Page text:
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Tuesday, June 27 2017 @ 08:44 PM CDT

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South Africa Appeals OOXML Adoption
Authored by: Anonymous on Tuesday, June 10 2008 @ 12:07 AM CDT

"Validation is objective proof."

Are you referring to the silly discussion between Alex and Rob Weir?

It might be difficult to get original validations (or documents) from 2005 when ODF got an ISO standard, I think. But there are plenty now. So maybe someone can go down and harvest old files or application versions from those days. But in those innocent days, no one thought their words would be contested, one character at a time. So they probably didn't notarise their document files.

Given the duration and extent of the cooperation between OO.o, IBM, and several FOSS projects (eg, Koffice), there were partial implementations available around that time and I understand that OO.o tried to make sure reference implementations were available during standards development.

But your use of "Vendor" to refer to OO.o, Koffice, and Abiword might be misleading. Claims from FOSS projects are generally more serious than those of commercial vendors. So dismissing claims by OO.o or KDE like those of Caldera/SCO or Enron is largely unwaranted.

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South Africa Appeals OOXML Adoption
Authored by: Andy Updegrove on Tuesday, June 10 2008 @ 05:57 AM CDT

I don't really accept your point.  As you know, the majority of software standards _never_ have a formal certification test, the reason largely being cost.  Test software costs a lot to develop, and the costs of creating them and offering them are rarely recoverable to the extent that they would deliver a commercial profit.  Hence, they are never created.  I've represented over 95 standards consortia and SDOs (announced or currently in creation), that together have developed many hundreds, and perhaps thousands, of standards.  My top of the head guess is that fewer than 20% of these standards were every supported by a software test suite, and of that 20%, perhaps 20% of those standards benefited from third party testing, as compared to self-testing.  Yet many of those standards are now cornerstones of their respective commercial niches.  This is the simple reality of the marketplace, as you know.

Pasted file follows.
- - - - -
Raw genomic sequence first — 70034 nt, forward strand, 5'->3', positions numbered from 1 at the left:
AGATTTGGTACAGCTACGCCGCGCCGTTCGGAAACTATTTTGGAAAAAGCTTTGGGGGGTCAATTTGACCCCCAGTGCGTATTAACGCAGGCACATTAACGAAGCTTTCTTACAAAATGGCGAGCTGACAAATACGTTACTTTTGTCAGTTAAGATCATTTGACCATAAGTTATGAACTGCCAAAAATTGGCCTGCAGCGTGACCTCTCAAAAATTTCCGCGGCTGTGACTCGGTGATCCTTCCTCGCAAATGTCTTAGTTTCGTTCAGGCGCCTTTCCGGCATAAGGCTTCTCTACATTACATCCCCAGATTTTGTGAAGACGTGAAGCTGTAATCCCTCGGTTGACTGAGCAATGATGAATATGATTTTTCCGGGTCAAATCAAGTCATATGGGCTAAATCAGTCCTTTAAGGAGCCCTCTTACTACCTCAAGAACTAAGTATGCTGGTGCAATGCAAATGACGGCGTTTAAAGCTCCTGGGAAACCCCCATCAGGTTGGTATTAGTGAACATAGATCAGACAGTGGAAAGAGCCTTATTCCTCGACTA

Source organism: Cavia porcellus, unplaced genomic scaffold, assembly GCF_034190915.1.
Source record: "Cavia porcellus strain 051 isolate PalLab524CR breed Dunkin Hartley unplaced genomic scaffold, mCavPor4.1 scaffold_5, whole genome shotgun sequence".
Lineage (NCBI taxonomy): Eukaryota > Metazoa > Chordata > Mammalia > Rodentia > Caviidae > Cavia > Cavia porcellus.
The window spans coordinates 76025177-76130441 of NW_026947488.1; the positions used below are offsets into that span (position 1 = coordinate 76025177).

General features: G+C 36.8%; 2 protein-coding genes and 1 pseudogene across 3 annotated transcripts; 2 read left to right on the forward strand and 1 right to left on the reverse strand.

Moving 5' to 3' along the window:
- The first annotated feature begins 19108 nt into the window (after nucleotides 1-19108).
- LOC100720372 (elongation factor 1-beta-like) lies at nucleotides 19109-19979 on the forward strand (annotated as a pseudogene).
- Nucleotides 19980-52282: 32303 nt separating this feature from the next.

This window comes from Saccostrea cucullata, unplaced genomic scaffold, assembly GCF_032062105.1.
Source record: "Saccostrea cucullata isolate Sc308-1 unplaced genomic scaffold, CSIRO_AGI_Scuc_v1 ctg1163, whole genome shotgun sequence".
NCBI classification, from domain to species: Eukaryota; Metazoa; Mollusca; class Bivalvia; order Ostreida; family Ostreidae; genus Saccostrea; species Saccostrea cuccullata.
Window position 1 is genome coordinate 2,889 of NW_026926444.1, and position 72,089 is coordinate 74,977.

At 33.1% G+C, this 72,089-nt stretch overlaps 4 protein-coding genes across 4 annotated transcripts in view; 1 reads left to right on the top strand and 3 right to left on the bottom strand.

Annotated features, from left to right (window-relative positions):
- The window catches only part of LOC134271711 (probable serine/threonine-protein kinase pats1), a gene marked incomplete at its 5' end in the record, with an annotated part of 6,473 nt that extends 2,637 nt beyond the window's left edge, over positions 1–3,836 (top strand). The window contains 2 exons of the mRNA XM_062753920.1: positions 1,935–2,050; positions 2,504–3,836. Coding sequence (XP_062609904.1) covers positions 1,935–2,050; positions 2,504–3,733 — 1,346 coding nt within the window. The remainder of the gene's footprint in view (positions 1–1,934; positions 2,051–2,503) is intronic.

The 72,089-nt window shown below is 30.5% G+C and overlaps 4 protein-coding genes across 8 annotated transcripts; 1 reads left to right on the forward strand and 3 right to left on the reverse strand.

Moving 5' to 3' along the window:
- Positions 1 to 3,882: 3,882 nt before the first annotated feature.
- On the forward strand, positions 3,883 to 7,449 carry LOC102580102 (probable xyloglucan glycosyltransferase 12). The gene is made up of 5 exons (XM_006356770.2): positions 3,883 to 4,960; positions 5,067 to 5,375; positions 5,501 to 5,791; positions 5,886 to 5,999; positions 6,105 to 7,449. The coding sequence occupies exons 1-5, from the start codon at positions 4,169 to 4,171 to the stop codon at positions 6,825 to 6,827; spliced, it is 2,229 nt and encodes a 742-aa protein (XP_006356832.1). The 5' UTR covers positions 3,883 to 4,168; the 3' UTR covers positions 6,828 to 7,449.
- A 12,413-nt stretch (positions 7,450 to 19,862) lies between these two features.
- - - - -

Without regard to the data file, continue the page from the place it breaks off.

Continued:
Market demands (e.g., consumer or business product?) and realities (small market or large?) dictate where tests exist.  If you are selling a WiFi home router or building an ATM machine, you can bet that the test will be rigorous, and there will also be investment in a brand campaign, because there is no tolerance for lack of robust interoperability without great commercial damage.  If you're talking about a limited market B2B product, then it's likely it won't, and the customer will expect that it will have some jiggering to do, or that vendors behind the scene will have already one that one on one. 

And, as you know, different standards deliver different degrees of interoperability, for many reasons, including level of complexity.  A really good standard or a standard that is really simple may get you really close - or in the case of a physical standard, all the way.  An average software standard or a really complex one may not.  That's why - as you know - "plugfests" are very popular, regularly scheduled, ongoing parts of  the standard scene, so that vendors can get together in a confidential setting and work the kinks out of their "compliant implementations" among themselves, to get the last yard that the standard or other factors couldn't deliver.

Rick, you have a habit of delivering statements - like the pro forma one - that you throw out, and then when confronted, you abandon without comment.  You then go on to toss out another similar statement, that you deliver without market context.  This doesn't really advance understanding at all, and leaves me feeling more like you drop in here to stir up the audience more than try and educate people.

Complex standards are a tough business, as you know, and they don't usually deliver clean results.  That's why you create the type of tests that you're talking about, so that you can  tell which implementations are of higher quality than others.  And that's why vendors create them themselves, as development tools, to test and improve their own products that they have already made as compliant as possible.  So finally, you are confusing people by conflating the thoroughness of a standard with the "compliance" of an implementation.  There are plenty of useful standards and totally compliant implementations that don't deliver plug and play interoperability, for many reasons, as noted above. 

What matters is how widely a standard gets implemented, and how hard vendors try to get to a high level of interoperability - and whether they succeed.  The important thing about ODF is that as soon as the standard came out, a meaningful and varied pool of enthusiastic vendors and open source projects, with a wide variety of models - software, Web-based and so on - jumped on board to adopt the standard, and work expanded within OASIS to extend the coverage of the standard still further, to provide for greater accessibility, and now to try and provide testing tools.  These are attributes of a healthy and growing ecosystem that will deliver choice, price competition and innovation.  Sniping about what "compliance" means and holding ODF to an unnaturally high standard for a specification at this stage of development serves no useful purpose.

  -  Andy
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